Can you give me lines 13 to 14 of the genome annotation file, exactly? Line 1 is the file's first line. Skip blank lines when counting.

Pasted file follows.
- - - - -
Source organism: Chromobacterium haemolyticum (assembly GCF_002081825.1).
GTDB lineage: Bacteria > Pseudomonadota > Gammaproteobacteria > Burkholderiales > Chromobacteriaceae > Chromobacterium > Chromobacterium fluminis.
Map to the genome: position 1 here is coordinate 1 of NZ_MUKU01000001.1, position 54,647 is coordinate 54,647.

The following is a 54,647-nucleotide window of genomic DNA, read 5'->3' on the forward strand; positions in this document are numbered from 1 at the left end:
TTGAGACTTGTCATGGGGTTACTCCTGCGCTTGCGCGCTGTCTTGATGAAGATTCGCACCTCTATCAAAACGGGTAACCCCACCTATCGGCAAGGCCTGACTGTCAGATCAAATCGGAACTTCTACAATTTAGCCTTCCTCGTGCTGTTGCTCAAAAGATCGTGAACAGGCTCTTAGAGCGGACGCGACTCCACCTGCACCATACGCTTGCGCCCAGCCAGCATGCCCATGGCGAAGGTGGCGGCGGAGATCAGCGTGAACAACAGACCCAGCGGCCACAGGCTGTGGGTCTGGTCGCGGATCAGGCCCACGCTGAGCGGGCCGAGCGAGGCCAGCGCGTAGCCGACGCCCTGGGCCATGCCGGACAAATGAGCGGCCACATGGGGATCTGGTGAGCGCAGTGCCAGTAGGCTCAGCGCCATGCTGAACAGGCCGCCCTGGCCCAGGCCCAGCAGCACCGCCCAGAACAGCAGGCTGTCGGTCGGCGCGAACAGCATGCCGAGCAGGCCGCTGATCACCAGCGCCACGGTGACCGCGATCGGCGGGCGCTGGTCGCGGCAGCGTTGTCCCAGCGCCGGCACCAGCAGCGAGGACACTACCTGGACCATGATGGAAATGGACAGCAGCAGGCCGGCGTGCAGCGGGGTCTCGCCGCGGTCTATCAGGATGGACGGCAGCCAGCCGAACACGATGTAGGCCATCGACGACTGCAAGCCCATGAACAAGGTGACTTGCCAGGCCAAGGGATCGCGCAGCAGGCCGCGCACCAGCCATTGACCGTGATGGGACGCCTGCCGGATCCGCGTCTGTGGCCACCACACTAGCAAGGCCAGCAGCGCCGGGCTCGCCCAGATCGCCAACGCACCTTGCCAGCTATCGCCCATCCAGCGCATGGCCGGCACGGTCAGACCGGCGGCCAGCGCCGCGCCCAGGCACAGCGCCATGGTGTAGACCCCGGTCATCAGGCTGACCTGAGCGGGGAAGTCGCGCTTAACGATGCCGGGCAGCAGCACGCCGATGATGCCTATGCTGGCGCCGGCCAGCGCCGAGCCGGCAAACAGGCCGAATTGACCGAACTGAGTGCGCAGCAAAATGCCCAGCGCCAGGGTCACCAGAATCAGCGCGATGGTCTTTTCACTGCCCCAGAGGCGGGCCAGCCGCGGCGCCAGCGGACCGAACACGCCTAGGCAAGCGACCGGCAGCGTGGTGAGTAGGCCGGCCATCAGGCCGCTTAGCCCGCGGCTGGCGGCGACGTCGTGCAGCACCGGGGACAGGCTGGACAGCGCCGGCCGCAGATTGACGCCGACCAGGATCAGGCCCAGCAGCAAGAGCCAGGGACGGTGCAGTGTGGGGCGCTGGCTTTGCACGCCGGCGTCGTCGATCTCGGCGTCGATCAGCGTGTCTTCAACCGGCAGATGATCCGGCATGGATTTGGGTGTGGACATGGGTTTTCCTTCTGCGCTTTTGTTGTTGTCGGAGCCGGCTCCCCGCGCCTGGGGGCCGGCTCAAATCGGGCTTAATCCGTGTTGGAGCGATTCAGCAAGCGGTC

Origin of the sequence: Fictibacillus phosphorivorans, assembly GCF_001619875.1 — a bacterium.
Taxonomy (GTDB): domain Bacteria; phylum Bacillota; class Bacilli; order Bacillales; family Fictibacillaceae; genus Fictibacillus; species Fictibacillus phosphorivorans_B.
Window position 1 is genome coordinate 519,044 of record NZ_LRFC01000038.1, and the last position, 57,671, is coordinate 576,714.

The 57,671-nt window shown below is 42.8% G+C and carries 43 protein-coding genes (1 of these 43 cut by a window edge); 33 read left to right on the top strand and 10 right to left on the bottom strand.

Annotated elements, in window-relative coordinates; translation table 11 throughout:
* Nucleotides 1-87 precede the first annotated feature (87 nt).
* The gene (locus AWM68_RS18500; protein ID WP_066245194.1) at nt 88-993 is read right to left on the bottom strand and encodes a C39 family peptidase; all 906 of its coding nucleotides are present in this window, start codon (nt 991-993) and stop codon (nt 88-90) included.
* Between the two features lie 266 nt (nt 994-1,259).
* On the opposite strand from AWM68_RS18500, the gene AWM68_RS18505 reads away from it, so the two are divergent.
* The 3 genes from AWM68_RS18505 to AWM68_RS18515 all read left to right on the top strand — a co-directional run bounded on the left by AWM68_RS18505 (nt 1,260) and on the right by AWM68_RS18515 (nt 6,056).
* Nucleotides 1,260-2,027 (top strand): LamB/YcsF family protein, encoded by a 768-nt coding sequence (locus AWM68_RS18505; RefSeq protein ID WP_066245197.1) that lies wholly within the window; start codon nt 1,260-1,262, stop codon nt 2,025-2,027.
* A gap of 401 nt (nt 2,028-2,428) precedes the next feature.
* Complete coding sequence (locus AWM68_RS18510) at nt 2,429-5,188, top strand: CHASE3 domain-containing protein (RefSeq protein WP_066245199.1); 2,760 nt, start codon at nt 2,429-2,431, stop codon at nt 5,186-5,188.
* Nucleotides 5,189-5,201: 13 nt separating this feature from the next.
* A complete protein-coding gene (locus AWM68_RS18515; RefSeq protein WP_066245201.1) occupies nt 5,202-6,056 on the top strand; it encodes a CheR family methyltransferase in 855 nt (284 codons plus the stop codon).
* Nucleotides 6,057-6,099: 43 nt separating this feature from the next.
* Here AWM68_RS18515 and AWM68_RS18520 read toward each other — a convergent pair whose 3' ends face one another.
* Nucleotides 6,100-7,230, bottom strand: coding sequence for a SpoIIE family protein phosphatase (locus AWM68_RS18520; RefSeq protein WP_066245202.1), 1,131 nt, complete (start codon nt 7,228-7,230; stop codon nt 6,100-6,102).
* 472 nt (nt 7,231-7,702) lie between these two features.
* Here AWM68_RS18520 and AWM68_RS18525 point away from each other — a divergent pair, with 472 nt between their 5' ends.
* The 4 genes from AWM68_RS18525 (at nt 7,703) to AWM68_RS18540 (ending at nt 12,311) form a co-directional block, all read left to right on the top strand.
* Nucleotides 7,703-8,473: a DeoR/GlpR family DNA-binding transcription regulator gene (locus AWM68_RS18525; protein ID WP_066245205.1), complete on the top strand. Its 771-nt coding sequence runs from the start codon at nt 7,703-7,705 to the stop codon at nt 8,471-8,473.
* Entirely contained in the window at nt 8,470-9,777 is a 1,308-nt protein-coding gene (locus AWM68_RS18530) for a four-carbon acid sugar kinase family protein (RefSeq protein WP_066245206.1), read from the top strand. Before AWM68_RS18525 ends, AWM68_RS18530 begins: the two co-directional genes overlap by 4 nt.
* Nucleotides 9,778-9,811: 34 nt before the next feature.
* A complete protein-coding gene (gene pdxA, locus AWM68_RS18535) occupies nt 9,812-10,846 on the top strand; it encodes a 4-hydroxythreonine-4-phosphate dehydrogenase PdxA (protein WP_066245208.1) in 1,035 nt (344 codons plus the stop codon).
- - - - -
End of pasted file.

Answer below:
* Between the two features lie 266 nt (nt 994-1,259).
* On the opposite strand from AWM68_RS18500, the gene AWM68_RS18505 reads away from it, so the two are divergent.